Planning Ahead: Financial Tips for Disabled Individuals — By Patrick Young.
Patrick Young is an educator and activist. He believes people with disabilities must live within a unique set of circumstances–the outside world often either underestimates them or ignores their needs altogether. He created AbleUSA.info to offer helpful resources to people with disabilities and to provide advice on navigating various aspects of life as a person with disabilities.
This is the 3rd guest post by Patrick Young on this blog.
Planning Ahead: Financial Tips for Disabled Individuals
Disabled individuals comprise America’s largest minority group — just under 20 percent of the population, according to the National Disability Institute. Unfortunately, those people face significant obstacles, including (but not limited to) financial stability. Stable employment is often a problem for the disabled, as well, and they may accrue living expenses and often-fragile health circumstances that non-disabled people don’t face.
Financial assistance through public benefits such as Medicaid and Social Security may be affected when disabled individuals have too much in savings or other assets. It’s important to discuss your financial options with a financial planner or someone who understands the options that are available to you. Here are some things to keep in mind.
Savings, Tax Breaks, and More
A personal savings account is one of the best ways to provide for your future. Set aside a certain amount every month, have it automatically deducted and placed in an interest-bearing savings account, though it’s important to set aside a manageable amount. Take advantage of tax credits and benefits and use them to boost your savings, and don’t undervalue the many discounts available to disabled individuals from a number of organizations and businesses.
ABLE (Achieving a Better Life Experience) are accounts to which anyone may contribute up to a certain amount ($15,000) and can be set up by or on behalf of disabled individuals (as long as they became disabled before age 26). ABLE accounts don’t impact your eligibility for Medicaid or Supplemental Security Income, and taxes aren’t taken out of distributions provided the money
is used for qualified disability expenses involving housing, transportation, education, health care expenses, assistive technologies, or financial management.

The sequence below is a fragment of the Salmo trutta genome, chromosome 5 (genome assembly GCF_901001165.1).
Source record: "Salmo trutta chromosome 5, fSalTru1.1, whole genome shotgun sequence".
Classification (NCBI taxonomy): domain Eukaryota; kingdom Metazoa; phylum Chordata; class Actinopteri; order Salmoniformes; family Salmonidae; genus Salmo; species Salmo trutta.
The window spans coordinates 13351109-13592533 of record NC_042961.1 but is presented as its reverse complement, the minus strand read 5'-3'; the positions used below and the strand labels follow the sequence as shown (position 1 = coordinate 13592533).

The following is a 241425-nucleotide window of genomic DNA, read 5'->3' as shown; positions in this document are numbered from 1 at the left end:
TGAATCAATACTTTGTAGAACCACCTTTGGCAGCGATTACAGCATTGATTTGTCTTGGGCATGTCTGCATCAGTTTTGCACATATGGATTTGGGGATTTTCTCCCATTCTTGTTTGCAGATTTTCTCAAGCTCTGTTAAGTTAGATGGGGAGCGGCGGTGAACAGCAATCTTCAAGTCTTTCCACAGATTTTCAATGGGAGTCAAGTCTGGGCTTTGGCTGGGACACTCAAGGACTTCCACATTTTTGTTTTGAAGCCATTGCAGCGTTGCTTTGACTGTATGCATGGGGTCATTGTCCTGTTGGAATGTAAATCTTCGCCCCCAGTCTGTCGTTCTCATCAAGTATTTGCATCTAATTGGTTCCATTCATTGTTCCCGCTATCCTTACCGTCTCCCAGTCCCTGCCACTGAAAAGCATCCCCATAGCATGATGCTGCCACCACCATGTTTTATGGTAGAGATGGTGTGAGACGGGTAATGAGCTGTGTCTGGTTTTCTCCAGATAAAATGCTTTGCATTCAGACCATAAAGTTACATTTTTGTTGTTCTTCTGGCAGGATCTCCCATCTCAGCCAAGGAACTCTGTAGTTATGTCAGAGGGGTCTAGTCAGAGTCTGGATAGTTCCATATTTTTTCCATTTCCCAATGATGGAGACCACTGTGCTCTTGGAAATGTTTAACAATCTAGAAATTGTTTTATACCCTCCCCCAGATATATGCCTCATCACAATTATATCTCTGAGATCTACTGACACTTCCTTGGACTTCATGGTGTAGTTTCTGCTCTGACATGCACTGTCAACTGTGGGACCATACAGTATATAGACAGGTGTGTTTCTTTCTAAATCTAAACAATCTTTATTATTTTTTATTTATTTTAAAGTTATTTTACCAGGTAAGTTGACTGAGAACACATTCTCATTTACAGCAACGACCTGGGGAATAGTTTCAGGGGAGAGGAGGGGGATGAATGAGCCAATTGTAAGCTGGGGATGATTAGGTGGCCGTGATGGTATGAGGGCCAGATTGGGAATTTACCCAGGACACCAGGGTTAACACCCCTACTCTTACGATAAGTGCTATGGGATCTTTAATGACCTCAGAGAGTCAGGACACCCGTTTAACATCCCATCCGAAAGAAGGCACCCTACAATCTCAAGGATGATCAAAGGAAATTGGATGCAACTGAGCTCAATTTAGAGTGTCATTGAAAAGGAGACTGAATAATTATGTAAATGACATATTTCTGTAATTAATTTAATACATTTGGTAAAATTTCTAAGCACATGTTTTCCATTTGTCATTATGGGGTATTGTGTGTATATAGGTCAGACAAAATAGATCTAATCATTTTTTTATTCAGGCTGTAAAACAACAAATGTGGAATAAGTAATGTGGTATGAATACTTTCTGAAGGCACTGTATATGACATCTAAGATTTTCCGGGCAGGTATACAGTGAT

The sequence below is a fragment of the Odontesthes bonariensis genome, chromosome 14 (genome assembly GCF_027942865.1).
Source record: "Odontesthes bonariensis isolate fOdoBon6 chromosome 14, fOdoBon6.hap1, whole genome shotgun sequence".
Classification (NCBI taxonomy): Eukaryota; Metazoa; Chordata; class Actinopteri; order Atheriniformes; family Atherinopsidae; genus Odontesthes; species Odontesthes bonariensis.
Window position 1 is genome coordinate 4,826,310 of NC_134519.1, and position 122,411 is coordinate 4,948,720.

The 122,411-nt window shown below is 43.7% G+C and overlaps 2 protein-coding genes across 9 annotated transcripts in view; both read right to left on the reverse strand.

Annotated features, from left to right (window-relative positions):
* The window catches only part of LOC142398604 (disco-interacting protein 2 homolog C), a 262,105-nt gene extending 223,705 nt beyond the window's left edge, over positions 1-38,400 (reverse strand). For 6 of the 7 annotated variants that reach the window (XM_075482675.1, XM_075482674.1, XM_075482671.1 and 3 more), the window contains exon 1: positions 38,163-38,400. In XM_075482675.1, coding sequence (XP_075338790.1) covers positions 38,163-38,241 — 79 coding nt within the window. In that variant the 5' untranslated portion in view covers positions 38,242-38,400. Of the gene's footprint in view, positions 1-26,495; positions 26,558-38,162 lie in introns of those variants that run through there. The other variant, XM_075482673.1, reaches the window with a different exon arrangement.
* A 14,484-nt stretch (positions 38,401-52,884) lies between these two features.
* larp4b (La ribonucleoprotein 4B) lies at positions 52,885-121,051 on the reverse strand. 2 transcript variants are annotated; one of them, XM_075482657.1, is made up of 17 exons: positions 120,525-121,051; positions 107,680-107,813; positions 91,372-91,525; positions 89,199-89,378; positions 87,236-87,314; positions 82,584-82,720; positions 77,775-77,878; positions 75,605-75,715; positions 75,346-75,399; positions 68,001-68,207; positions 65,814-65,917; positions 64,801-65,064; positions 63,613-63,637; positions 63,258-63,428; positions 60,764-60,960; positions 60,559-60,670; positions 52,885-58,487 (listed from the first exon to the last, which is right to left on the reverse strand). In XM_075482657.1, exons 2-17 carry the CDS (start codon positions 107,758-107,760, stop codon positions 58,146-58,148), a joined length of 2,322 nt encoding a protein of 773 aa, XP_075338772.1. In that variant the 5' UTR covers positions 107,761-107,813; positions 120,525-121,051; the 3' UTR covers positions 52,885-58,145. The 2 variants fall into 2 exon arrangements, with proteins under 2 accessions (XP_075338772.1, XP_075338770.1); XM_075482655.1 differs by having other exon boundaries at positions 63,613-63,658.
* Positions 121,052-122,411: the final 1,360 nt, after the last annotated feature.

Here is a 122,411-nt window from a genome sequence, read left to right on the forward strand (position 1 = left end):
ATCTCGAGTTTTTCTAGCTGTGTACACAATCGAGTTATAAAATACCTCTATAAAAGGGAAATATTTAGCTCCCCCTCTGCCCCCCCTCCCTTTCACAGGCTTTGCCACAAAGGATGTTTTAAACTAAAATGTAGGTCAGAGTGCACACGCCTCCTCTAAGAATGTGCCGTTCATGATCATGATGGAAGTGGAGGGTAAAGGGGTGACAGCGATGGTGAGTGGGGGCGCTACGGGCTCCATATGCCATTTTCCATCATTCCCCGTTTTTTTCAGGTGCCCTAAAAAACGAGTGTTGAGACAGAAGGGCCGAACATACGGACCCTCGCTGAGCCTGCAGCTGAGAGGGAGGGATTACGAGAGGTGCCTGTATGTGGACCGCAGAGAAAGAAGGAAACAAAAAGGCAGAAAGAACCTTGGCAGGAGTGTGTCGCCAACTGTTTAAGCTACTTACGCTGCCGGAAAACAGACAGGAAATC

If you’re receiving Supplemental Security Income or Social Security Disability Income and wish to save for a work-related objective, you may be eligible for funding through PASS (Plan to Achieve Self-Support). PASS allows you to save money if you’re working toward a degree, want job training, or wish to launch a new business. Note, however, that work-related goals include income that may reduce your Supplemental Security Income or SSDI benefits.
Special Needs Trust
A special needs trust offers a way to manage resources for disabled people without putting their government benefits at risk. Trust distributions have to be in the individual’s best interests and be solely for the beneficiary, who must have no other available resources.
Individual development accounts (IDA) are good options for disabled persons because they can earn two-to-one matches toward their savings objectives. Another benefit is that a funded IDA account allows a disabled individual to save money without worrying about losing Supplemental Security income benefits as a result.
It’s important to plan ahead and try to foresee health needs as you grow older. Medicare is a valuable resource for seniors but there are important needs/coverage gaps that can be a problem for older individuals. Supplemental coverage can help you cover expenses such as prescription medications with a Medicare Advantage plan or Medicare Supplement insurance. Medicare Advantage plans help cover vision and dental benefits along with prescription costs.
Medicare Supplement insurance helps cover Medicare Part A and B copayments, deductibles, and certain out-of-pocket costs. Medicare Advantage and Medicare Supplement plans are sold by private companies, but you can’t have a Medicare Supplement and Advantage plan concurrently.
Establishing financial stability is a lifelong endeavor, so the sooner you can get started planning and saving, the better for you and your loved ones. There are many ways for disabled individuals to save money, but it’s important to understand how different plans work and how they impact government benefits. If you’re not sure how it works, take the time to talk with a financial planner to make sure you get the most out of savings programs.